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Radiat Prot Dosimetry. 2012 Nov;152(1-3):2-8. doi: 10.1093/rpd/ncs189. Epub 2012 Aug 22.

An historical overview of radon and its progeny: applications and health effects.

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  • School of Physics, University College Dublin, Dublin 4, Ireland. james.mclaughlin@ucd.ie

Abstract

Since its discovery by Dorn in 1900, studies of radon and its progeny have contributed to such diverse scientific fields as meteorology, geophysics, mineral exploration and radiation health effects. In addition to terrestrial scientific studies of radon, NASA missions in recent decades have yielded data on the behaviour of radon and its progeny on the Moon and on Mars. Radon has been used therapeutically for ∼100 y in the form of radon seeds for the irradiation of malignant tumours. It is, however, for its negative health effects that radon is better and more justifiably known. The causal role of radon and, in particular, its progeny in the elevated incidence of lung cancer in underground uranium miners was established in the 1950s. It is of historical interest to note that the fatal lung disease of silver miners in Saxony and Bohemia in the 16th century, was undoubtedly lung cancer caused by the high levels of radon in the mines. In recent decades there has been an ever-growing interest in the public health effects of exposure to radon in homes. Extensive radon epidemiological studies both of underground miners and of the general public in recent decades have quantified the lung cancer risks from radon exposure. Radon was classified in 1988 by International Agency for Research on Cancer as a human carcinogen and in 2009 the World Health Organization identified radon as the second cause of lung cancer globally after smoking. Radon control strategies are used by many governments to control and reduce the risk to public health from radon.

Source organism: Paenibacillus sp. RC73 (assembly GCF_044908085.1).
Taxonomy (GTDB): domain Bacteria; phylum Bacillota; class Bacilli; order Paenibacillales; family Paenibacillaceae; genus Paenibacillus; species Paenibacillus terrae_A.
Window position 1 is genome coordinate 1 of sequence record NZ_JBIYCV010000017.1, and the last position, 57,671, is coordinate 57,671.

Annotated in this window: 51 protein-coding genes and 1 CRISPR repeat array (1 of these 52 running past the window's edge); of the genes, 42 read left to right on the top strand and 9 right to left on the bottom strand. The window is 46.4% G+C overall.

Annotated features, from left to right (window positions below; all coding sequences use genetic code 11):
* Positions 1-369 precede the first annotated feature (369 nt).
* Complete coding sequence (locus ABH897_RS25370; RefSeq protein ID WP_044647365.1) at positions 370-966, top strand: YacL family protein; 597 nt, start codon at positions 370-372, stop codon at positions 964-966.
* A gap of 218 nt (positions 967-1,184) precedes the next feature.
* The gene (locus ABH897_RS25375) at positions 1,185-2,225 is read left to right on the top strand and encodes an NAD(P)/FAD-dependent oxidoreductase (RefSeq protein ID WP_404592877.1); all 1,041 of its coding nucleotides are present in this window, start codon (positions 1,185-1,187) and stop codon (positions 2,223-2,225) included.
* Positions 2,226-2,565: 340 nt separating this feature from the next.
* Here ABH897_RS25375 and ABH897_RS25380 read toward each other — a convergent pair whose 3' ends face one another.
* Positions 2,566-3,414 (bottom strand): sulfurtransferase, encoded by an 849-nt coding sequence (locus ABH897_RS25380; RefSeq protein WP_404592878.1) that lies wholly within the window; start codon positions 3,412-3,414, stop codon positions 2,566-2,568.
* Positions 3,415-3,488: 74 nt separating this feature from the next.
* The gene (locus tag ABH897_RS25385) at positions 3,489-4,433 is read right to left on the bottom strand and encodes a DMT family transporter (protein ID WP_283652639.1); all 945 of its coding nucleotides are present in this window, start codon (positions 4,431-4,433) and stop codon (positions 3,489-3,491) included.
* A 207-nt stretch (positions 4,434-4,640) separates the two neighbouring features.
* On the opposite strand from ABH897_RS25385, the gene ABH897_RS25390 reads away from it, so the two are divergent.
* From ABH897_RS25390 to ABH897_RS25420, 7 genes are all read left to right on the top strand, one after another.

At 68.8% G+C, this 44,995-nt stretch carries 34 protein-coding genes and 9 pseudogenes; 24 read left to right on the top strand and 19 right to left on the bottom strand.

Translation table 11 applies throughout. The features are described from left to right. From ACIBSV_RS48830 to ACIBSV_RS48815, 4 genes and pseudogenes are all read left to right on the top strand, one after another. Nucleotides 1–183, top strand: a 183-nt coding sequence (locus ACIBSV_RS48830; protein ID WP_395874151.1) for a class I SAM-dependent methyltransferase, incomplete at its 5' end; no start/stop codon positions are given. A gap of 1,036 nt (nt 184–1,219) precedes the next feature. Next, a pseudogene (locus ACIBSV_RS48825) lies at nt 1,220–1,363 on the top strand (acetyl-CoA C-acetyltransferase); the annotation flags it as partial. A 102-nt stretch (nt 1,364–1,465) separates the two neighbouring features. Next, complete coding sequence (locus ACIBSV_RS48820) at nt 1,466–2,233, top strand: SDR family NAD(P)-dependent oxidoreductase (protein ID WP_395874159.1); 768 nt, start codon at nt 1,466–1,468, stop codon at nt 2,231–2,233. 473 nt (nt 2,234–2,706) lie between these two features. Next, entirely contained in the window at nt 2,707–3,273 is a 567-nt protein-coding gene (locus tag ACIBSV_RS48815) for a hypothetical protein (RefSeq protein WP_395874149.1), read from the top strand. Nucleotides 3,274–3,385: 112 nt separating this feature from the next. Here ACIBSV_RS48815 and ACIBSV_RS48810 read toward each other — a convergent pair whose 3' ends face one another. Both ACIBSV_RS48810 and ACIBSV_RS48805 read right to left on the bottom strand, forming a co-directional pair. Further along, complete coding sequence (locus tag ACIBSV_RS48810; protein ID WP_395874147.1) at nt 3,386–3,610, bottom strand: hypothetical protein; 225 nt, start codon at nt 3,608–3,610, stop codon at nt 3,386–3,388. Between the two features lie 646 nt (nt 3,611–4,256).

PMID:
22914338
[PubMed - indexed for MEDLINE]
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